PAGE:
Likewise, many adults see their children a means through which they will finally get what they have not procured on their own. They want their son to become a famous scientist since they could not pursue similar goals.
The trouble with perfectionism is that it not only prevents us from feeling good about our work and ourselves (with all our flaws), it can also lead to an inability to make decisions or finish projects. When only the best is good enough, chances are that the pressure to become the best is too much to even get started towards the goal.
Idealization is a normal part of life. As children we idealize our parents, take on their likes and dislikes, adopt their values and behaviors. The desire to be inspired by others continues in an increasingly mature way throughout life. As adults we long to find a mate who possesses skills we can admire and learn from. This often becomes an exaggerated idealization, which in turn sets the stage for contempt. When the people we bank on disappoint us, when they turn out to be much more human and fallible than we need them to be, we quickly turn away from the sense of unwanted burden. These dynamics are of course reinforced by cultural factors. It has been noted for some time now that America is an inherently narcissistic society. In no other culture is the desire to idealize so prevalent.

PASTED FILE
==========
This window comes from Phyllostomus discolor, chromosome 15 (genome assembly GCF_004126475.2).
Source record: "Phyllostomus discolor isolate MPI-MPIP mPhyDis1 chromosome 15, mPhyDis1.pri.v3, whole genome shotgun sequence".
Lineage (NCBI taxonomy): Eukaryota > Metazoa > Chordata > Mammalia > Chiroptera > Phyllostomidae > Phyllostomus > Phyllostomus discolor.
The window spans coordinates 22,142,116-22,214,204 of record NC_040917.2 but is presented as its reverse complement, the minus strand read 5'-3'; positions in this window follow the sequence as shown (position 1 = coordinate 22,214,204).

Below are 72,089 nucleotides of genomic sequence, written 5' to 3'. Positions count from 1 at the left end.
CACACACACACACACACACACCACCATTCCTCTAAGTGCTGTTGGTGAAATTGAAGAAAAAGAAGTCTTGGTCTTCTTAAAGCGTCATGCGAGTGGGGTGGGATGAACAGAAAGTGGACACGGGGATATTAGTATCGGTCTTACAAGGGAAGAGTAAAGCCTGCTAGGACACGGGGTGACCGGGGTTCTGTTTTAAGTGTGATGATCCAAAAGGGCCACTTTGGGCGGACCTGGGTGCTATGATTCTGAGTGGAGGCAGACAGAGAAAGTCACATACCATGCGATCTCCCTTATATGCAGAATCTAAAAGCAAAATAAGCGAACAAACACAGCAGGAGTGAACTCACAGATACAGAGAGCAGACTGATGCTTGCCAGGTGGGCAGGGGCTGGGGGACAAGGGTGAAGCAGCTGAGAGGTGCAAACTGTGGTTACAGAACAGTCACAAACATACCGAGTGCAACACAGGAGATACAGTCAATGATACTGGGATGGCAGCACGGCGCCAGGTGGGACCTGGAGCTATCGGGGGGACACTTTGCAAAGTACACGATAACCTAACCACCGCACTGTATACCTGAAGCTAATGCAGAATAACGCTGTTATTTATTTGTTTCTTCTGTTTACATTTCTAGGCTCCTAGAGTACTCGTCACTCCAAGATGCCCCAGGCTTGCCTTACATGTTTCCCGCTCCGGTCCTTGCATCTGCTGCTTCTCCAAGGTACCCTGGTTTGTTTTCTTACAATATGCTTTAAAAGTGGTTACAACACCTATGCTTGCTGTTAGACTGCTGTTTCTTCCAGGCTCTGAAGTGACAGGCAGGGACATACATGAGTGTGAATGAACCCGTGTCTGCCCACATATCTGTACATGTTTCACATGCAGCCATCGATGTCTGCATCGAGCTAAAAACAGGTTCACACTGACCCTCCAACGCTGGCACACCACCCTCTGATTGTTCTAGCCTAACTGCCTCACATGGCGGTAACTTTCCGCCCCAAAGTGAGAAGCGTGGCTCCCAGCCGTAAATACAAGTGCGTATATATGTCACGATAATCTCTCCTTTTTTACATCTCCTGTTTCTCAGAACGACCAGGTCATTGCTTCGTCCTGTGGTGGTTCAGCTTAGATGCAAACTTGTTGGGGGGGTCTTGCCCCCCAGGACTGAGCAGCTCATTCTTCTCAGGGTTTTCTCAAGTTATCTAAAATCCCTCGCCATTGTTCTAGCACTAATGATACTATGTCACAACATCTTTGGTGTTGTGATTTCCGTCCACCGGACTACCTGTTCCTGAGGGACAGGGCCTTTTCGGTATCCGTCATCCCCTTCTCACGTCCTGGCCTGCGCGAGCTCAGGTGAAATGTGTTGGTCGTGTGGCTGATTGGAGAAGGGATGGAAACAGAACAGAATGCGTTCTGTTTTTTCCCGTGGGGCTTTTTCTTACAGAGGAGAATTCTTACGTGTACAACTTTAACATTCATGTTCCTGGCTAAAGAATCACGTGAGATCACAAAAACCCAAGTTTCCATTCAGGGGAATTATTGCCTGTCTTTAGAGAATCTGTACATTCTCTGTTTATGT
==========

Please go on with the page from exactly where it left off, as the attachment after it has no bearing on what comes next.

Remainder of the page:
By mindlessly looking up to those whom we perceive as wise and above us, we underestimate our own potential. We need to learn to appreciate what we have to bring to the table and see others as the fallible, flawed beings that they are. We need to take responsibility for our own failures and stop blaming our role models if they don’t fulfill our desires.
Ambivalence is commonly experienced when two or more conflicting feelings occur at the same time. For many people this is hard to tolerate. In its most innocent form it can come across as simple indecisiveness in a day a day-to-day matter. One feels there are too many choices. Most of us have this experience upon entering a large grocery store and make our way to the laundry detergent. I recall that on a particularly stressful day I left the grocery store in disgust and anger at “someone” forcing me to make what felt like an impossible choice. How can we now have an entire isle of detergent brands?